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Atherosclerosis Treatments and Outcome

Atherosclerosis is a circulatory system ailment involving the arteries. Treatment in the early stage involves adopting a healthier lifestyle  and medications, as follows. Latter stage diagnosis may result in surgery for the affected artery outlined below, such as, the coronary artery and carotid artery. 

The condition is signified by the tightening and coagulation of the arteries due to accumulation of cholesterol that destroys the endothelium. The endothelium is the lining of the artery that keeps it smooth, allowing the flow of blood. Arteries are large blood vessels that send oxygenated blood from the heart to different parts of the body. This is how important arteries are. A clogged artery may lead to stroke, heart attack and other vascular diseases depending on which artery(s) is affected.  A clogged artery may also lead to death of select organs or eventually death to the individual.  

The more a person eats fatty foods, the faster the “growth of the clog(s)”. The clog may cause blockage and later a heart attack or stroke when it gets worse.

Treatment Options and Outcome

A cure has not been found for atherosclerosis. Treatment may slow down the progression of the ailment. It is always a healthy lifestyle that may decelerate the worsening of atherosclerosis. The main goal in this treatment is to avert the stiffening of the arteries and eventually prevent damage to organs. To prevent further development of the disease, people who smoke should quit smoking, all should exercise regularly and have a proper diet. Many take aspirin when advised by a physician.


 There are the five classes of medications taken to reduce the level of cholesterol in the body. These are:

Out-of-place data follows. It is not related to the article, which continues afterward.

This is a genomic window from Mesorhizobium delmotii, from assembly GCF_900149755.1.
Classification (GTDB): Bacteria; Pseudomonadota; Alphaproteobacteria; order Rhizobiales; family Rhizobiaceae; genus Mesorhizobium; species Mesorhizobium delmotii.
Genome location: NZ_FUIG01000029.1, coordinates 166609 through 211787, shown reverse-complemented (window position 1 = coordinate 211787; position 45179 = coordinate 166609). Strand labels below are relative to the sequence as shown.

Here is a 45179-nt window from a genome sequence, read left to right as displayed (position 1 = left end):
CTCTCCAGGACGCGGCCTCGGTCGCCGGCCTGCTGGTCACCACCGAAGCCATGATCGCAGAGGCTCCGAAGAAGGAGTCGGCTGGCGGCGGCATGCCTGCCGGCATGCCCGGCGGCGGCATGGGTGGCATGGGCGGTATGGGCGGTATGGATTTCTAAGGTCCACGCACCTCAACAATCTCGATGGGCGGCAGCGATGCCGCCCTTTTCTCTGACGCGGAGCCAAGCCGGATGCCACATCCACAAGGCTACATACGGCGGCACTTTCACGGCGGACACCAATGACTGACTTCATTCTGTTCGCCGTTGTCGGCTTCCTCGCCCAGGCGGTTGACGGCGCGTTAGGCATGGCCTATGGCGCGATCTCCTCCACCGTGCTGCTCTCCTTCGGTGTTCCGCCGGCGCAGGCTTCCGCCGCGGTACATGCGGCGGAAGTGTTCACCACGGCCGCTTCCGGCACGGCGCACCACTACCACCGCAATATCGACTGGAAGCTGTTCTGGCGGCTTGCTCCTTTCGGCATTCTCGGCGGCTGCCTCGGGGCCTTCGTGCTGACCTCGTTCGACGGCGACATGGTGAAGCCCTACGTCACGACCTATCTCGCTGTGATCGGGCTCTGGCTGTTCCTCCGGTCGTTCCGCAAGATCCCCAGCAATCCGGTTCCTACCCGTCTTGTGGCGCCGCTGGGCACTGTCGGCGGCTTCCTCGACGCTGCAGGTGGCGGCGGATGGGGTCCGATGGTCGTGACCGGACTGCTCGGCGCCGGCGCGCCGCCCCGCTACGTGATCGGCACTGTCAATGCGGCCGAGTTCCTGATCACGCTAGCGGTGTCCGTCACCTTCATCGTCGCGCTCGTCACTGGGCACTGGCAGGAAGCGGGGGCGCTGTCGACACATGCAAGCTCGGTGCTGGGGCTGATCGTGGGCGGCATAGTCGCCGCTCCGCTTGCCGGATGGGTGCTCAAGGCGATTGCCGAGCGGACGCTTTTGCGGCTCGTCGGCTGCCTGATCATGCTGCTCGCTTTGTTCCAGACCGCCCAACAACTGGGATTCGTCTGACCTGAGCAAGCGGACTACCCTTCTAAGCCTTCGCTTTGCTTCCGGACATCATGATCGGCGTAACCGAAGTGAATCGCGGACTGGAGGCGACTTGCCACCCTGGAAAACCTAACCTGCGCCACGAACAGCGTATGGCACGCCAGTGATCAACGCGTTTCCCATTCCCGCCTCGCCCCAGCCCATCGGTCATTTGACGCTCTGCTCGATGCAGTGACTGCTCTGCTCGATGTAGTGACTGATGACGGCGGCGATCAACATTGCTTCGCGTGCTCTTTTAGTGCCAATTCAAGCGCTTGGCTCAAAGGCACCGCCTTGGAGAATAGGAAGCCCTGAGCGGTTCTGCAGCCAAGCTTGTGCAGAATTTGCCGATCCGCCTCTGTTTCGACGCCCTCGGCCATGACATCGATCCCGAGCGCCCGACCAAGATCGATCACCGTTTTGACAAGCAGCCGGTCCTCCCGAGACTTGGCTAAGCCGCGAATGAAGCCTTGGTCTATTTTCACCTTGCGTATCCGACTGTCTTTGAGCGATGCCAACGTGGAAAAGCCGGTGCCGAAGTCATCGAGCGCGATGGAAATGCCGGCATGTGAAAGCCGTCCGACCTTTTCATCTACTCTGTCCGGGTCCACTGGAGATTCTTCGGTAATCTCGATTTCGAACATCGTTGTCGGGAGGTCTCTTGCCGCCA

• HMG-CoA reductase inhibitors; blocking an enzyme called HMG-CoA reductase, which directs the production of cholesterol in the liver.
  • Bile acid-binding resins; drugs that lower the cholesterol level in the body but are less effective and harder to tolerate.
  • Niacin; a type of vitamin B that helps control the amount of cholesterol.
  •  Fibrates; a fibric acid that lowers fatty acids in the body.
  •  Cholesterol-absorption inhibitors, which is the most advance drug among cholesterol lowering agents.

 Targeted Adjunct Treatment

Specific treatment may also be necessary to directly address the affected artery, if the person qualifies for treament.

  • People with clogged coronary arteries may be advised to take drugs that ease angina, or chest pains, and prevent heart attack. These people may also qualify for heart bypass surgery. Targeted adjunct treatment detail can be found under Heart Attack Treatment Options.
  • People with developing clogs in the carotid artery may be advised to take antiplatelet drugs such as, aspirin, dipyridamole and clopidogrel (Plavix), and anticoagulant medications, such as warfarin and heparin. This is to prevent a probable stroke. People who experience a Stroke may qualify for a Clot Busting Shot to reduce the risk of permanent disability by 1/3 if they get the shot within 3 hours and qualify for treatment. There are also other treatment options for this type of Stroke, described in  Ischemic Stroke Treatments.
  • People with blocked arteries that supply the abdominal area may be advised to undergo a balloon angioplasty, with or without stents, or a bypass arterial graft which is typically imperative for people with blocked arteries supplying the abdominal area.
  • People with severe atherosclerosis may be advised to undergo surgery which includes balloon angioplasty with or without stents, laser angioplasty, atherectomy or bypass grafts to slow down the progress of the disease.


 For a quick cholesterol check, learn more about the value of  Health Screenings!

Again, untreated atherosclerosis may lead to stroke, heart attack, organ impairment, diminished daily living skill ability,  and even death. A complete cure has not been found yet but treating the condition may delay the advancement of the ailment.

It is important to recognize that all medical procedures are associated with benefits and risks that should be discussed with your physician. All information contained on this website cannot be considered to be specific medical diagnosis, medical treatment, or medical advice. As always, you should consult with a physician regarding any medical condition. Your Health Access disclaims any liability for the decisions you make based on this information.